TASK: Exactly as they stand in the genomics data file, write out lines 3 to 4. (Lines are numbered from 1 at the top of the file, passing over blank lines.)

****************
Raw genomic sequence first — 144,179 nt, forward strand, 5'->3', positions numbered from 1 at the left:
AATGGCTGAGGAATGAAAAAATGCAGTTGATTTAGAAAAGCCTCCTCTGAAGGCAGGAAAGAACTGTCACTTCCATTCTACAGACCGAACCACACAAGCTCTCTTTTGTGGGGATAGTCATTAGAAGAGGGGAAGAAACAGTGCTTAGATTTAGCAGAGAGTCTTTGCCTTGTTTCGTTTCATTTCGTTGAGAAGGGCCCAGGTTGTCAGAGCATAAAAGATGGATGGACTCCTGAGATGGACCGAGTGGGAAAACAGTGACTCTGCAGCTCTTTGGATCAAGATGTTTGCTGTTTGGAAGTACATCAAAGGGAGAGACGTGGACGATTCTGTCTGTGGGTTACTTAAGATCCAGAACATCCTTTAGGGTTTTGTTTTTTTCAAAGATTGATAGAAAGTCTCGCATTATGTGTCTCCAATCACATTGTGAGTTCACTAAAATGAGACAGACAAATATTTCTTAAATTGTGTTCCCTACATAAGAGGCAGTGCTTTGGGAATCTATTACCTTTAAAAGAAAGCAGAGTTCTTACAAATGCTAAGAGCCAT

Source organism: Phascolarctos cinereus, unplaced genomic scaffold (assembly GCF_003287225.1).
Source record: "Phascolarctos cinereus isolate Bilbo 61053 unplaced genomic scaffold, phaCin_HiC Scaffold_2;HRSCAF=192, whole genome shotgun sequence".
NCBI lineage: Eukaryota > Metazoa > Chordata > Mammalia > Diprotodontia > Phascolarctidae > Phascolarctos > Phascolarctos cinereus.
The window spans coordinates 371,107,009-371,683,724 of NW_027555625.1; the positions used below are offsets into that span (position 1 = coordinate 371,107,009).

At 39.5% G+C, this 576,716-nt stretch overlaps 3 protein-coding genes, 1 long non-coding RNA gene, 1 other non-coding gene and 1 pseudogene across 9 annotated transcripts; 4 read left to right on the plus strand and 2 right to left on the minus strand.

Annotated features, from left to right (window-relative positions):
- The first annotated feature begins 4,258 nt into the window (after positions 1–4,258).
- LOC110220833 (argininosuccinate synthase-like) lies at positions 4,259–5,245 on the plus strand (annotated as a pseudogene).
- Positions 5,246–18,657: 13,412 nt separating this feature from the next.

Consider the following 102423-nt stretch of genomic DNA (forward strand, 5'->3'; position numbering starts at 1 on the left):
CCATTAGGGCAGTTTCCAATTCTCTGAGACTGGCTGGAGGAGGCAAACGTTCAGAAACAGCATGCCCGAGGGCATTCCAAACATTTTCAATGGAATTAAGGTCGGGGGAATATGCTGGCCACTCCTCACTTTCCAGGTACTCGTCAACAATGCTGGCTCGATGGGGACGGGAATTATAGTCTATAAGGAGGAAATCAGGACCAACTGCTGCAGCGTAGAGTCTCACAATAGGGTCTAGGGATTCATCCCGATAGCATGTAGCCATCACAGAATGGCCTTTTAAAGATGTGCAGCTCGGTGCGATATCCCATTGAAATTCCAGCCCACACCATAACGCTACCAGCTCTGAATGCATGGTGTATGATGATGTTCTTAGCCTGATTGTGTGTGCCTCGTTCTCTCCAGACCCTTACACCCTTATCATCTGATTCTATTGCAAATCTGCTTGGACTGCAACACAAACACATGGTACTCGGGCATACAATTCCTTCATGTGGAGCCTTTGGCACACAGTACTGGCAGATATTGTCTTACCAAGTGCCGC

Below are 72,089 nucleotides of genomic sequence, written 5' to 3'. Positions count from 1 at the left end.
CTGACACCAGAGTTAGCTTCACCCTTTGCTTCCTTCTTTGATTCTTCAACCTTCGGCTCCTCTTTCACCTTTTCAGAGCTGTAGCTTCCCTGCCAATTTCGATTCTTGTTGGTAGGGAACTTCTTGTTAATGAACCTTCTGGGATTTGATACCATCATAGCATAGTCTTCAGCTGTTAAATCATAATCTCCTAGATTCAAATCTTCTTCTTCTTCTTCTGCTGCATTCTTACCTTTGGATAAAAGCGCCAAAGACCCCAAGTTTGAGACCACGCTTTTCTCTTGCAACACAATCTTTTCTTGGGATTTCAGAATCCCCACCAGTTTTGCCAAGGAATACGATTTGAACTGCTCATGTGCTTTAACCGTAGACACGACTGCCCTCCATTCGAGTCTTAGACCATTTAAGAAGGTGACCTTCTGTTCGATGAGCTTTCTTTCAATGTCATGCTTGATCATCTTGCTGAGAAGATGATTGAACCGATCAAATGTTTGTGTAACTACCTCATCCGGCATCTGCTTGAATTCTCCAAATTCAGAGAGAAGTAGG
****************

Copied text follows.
Source organism: Phascolarctos cinereus, unplaced genomic scaffold (assembly GCF_003287225.1).
Source record: "Phascolarctos cinereus isolate Bilbo 61053 unplaced genomic scaffold, phaCin_HiC Scaffold_2;HRSCAF=192, whole genome shotgun sequence".